Urine iodine excretion was highly skewed, so it is presented as median and interquartile range (25th and 75th percentiles). Mean values are also shown for comparison with other studies.2 Assuming that more than 90% of ingested iodine was excreted in urine,9 and using a bioavailability of 92%,7 iodine excretion in 24-hour urine was compared with the 2015 DRIs for Japanese (recommended dietary allowance [RDA] of iodine for adults is 130 µg/day, and the UL is 3000 µg/day).9 Namely, the percentage of participants whose iodine excretion in 24-hour urine was <119.6 (130*0.92) µg/day or ≥2760 (3000*0.92) µg/day was calculated. Urine iodine concentration was compared with the WHO recommendation for iodine.3 Iodine excretion by age group was compared using the Kruskal-Wallis test.

The number of participants with data for both the DR and 24-hour urinary iodine excretion was 357. Correlation between dietary iodine intake and urine iodine excretion was examined using Spearman’s correlation coefficient. Although participants were asked to finish urine collection the day before the first day of diet records, timing overlapped for some participants, while some others recorded their DRs before urine collection. Data from these participants were used to analyze the correlation between iodine intake from the DR and urinary iodine excretion. Correlation coefficients were calculated for participants who (i) recorded the DR and collected urine on the same day; (ii) recorded the DR and collected urine on the same day and recorded the DR 1 day before urine collection; (iii) recorded the DR and collected urine on the same day and recorded the DR 1 day after urine collection; and (iv) for all participants. In the case of (i) to (iii), correlation was calculated for iodine intake in the DR of the overlapping day or the DR 1 day before or after urine collection. Regarding (iv), calculation was done using mean iodine intake over 4 days.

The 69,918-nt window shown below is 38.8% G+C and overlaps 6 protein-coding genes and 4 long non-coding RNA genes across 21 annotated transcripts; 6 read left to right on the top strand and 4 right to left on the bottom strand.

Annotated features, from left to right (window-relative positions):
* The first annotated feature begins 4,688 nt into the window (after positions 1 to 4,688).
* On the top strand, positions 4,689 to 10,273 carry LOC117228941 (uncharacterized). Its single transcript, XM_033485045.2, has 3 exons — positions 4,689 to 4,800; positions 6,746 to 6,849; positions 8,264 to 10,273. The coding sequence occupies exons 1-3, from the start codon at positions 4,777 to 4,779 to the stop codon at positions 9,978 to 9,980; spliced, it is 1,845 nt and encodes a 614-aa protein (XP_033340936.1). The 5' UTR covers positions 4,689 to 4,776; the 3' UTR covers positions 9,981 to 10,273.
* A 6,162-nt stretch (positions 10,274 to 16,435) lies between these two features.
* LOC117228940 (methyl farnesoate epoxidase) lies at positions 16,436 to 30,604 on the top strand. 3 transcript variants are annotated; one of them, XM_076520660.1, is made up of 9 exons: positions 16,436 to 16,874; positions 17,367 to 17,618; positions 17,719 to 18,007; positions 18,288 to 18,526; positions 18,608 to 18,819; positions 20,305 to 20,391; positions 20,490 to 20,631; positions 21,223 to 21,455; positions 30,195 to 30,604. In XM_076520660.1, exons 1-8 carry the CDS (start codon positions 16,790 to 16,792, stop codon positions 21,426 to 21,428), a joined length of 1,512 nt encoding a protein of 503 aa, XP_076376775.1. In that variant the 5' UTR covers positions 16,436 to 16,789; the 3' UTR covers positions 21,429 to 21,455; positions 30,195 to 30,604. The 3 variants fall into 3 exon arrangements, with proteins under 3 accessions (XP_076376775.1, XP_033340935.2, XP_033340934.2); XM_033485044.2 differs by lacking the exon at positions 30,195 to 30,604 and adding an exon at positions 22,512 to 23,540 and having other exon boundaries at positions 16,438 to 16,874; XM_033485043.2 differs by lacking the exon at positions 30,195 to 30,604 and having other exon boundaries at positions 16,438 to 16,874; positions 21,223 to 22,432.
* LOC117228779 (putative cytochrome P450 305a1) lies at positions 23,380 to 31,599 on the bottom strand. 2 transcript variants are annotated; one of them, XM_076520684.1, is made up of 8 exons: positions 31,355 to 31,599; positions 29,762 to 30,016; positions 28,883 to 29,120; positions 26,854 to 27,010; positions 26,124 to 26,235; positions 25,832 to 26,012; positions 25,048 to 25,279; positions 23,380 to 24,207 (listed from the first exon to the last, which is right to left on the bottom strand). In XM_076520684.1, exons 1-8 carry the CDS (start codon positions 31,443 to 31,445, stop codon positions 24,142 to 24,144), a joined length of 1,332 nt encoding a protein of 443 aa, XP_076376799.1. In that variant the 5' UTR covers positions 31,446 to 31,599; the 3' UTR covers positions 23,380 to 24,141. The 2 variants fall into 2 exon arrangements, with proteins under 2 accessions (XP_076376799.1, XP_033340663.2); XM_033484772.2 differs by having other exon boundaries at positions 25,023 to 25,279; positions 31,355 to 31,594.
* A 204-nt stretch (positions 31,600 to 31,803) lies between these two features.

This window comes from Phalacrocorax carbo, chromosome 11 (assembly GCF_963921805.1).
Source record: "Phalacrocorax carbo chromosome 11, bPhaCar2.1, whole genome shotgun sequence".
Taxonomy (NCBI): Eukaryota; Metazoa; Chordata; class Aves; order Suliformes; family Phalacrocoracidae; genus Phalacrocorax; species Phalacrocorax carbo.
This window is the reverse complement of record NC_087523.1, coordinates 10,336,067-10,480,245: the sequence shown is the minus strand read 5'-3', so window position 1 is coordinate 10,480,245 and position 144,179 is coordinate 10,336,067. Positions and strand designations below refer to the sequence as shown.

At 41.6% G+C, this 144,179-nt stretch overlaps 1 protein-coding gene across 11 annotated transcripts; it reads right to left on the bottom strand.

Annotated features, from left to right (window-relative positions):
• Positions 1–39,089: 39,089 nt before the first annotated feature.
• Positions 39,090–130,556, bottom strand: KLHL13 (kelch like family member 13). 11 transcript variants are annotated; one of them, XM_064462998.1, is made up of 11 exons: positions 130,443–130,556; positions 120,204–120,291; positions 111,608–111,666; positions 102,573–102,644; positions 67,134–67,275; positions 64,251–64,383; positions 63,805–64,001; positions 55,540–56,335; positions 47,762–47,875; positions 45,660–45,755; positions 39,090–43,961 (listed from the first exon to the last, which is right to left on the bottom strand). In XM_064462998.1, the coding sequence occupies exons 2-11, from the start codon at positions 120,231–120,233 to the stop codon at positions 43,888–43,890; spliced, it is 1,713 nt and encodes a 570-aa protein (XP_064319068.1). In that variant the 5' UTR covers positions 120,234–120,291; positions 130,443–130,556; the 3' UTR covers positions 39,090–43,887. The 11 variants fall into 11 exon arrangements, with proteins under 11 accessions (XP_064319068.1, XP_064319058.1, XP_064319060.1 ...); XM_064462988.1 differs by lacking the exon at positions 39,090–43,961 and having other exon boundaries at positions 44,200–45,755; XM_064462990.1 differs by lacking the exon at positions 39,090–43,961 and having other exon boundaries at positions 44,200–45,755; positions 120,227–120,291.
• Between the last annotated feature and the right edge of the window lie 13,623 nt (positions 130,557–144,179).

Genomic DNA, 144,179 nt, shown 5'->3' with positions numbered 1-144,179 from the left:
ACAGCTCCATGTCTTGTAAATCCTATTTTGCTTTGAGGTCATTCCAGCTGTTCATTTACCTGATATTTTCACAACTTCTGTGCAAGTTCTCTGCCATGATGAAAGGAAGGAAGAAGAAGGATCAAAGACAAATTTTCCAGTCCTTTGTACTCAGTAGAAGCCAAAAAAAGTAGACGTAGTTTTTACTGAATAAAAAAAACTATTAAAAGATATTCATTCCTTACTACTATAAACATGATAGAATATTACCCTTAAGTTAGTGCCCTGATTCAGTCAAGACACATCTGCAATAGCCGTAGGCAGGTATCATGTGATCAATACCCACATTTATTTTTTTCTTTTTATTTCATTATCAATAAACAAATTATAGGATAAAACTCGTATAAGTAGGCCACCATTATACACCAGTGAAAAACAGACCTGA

To assess dietary determinants, log-transformed iodine excretion in 24-hour urine was set as the dependent variable, and the intake of food groups, age, sex, and BMI were included as independent variables in linear regression models. Each food group was added into the models individually. Food intake was divided into tertiles after placing participants who did not consume a particular food in the lowest group for that food (ie, the group with zero intake for that food). When less than 50 participants did not consume a certain food, its intake was divided into quartiles, including participants whose intake was zero. The amount of food was added into the models in these divided categories. “Total kelp” was the sum of kelp and kelp for soup stock. Amounts were calculated and expressed as dried weight.25 For the calculation of the dried weight of kelp from soup stock, kelp concentration in soup stock for participants who did not record the amount of kelp in soup stock was assumed according to the concentrations in the STFCJ.15 “Other seaweed” was the sum of seaweeds other than kelp, calculated as wet weight because not all the dried weights of seaweeds were known.25 All analyses were conducted with SAS ver 9.3. Two-sided P-values <0.05 were considered statistically significant.